2/ God cares for all people. This is the testimony of scripture. No, I don’t believe that everyone will go to heaven, but I do believe that we all have the opportunity. Some may have their hearts hardened, as pharaoh ‘s was, because he was already wrapped up in his own pride and power and opposition to our God. God can foresee the future, and the hearts of all men who will live, and acts accordingly. I’m sure he knew well before Judas was born that he would betray Jesus, but I do not believe that God selected him to do it without first knowing what kind of a man Judas was. There’s no other conclusion to draw than that we all get the chance, when we read scriptures such as this one:

“And I, if I be lifted up from the earth, will draw all men unto me” (John 12:32 KJV).

Thanks for reading. I welcome comments and suggestions, or information. I may write more on this subject at a later date. You could search for my series titled “Why Do We Suffer”, and my post on Murphy’s Law*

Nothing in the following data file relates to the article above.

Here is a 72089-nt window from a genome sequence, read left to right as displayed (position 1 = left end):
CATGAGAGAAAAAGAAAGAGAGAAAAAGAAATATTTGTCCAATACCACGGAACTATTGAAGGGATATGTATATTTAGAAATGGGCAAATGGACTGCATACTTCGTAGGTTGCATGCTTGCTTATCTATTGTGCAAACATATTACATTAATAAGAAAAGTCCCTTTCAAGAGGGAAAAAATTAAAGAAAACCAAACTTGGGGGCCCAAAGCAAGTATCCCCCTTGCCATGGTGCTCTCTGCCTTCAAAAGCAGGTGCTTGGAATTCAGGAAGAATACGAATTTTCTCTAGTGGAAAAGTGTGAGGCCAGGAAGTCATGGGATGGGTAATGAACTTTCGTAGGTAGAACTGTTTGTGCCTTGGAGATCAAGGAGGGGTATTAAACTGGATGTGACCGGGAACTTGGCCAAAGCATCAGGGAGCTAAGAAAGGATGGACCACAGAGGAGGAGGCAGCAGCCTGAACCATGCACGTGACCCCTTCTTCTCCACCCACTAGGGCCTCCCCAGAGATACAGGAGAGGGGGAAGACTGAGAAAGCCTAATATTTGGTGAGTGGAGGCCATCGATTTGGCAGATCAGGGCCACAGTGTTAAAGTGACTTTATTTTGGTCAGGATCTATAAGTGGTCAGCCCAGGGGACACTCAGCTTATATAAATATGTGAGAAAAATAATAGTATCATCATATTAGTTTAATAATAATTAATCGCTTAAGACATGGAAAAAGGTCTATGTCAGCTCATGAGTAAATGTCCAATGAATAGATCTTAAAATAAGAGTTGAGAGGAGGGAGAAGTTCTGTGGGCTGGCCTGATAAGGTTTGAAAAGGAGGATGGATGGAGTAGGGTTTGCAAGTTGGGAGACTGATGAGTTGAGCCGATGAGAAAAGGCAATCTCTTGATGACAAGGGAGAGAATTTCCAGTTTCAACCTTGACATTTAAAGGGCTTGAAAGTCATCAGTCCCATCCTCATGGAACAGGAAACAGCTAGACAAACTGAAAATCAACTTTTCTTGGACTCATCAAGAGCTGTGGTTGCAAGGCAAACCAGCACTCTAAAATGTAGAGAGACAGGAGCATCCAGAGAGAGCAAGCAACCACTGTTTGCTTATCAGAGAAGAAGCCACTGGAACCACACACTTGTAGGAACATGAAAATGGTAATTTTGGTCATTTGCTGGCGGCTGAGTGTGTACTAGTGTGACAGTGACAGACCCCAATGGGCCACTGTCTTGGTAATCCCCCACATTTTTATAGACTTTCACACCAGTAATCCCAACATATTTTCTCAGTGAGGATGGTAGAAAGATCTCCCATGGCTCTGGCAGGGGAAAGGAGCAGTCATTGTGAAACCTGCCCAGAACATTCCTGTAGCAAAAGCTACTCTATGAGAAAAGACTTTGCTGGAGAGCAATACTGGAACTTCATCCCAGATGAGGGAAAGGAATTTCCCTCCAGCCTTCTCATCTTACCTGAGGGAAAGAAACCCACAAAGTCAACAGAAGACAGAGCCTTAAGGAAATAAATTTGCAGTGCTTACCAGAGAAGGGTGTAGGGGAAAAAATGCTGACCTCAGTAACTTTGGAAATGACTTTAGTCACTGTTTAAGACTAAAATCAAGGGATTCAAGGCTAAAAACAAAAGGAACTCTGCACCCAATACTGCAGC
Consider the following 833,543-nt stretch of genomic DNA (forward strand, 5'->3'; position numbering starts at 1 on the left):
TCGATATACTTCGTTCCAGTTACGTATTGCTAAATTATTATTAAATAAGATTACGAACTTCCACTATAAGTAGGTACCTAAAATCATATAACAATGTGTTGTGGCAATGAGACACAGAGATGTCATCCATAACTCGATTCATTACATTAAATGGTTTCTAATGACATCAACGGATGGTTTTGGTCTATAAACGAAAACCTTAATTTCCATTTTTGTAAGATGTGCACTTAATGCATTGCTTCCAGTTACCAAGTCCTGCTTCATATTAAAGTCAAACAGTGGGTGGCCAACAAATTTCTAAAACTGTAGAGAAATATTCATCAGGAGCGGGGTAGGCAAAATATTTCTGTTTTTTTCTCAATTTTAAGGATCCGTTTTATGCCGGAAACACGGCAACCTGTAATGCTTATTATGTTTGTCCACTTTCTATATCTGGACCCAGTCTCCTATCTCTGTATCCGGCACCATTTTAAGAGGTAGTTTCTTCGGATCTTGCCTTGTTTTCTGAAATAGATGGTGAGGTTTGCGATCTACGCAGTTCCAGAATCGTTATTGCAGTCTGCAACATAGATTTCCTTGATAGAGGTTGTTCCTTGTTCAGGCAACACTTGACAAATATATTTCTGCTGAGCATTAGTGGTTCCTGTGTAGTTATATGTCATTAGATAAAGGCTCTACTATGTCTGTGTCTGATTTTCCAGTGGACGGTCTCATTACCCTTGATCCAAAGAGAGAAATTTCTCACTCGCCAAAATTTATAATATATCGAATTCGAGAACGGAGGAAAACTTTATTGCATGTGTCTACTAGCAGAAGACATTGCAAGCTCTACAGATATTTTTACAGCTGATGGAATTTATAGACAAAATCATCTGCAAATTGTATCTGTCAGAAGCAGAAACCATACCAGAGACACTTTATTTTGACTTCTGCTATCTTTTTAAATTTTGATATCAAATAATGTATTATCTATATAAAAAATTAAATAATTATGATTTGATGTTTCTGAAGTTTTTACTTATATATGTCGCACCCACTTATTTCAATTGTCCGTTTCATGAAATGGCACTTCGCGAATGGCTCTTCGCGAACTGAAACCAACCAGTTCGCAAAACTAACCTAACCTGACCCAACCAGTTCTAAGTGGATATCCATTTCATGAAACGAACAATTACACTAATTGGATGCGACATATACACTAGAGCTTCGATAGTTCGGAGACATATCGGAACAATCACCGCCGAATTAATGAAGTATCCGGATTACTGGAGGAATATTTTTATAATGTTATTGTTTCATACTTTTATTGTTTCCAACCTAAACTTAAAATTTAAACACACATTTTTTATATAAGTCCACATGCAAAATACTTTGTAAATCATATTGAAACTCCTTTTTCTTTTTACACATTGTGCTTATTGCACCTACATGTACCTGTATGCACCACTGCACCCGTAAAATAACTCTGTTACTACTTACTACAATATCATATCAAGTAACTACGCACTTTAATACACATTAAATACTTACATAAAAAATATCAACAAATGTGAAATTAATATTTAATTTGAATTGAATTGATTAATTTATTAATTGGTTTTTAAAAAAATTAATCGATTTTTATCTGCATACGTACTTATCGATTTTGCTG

https://nickyfisher.com/2016/12/10/toast-murphys-law-and-the-bible-2nd-edition/

 

 

 

WHY DO WE SUFFER 2: FREE WILL

Why do we suffer, and more importantly, why does God allow us to suffer? Why doesn’t he just step in and stop bad things from happening?

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Welcome to part two of an updated and improved version of a series I first wrote six years ago. I approach this subject from a Biblical point of view: how does scripture answer such fundamental questions?

So much of our suffering results from the way we humans act, towards others and towards ourselves. We can easily understand that. If a thief robs our house we’re suffering because of his deed. But the next thought that enters our mind once we realize that the house was robbed by a scoundrel is “Why did God allow this to happen to me?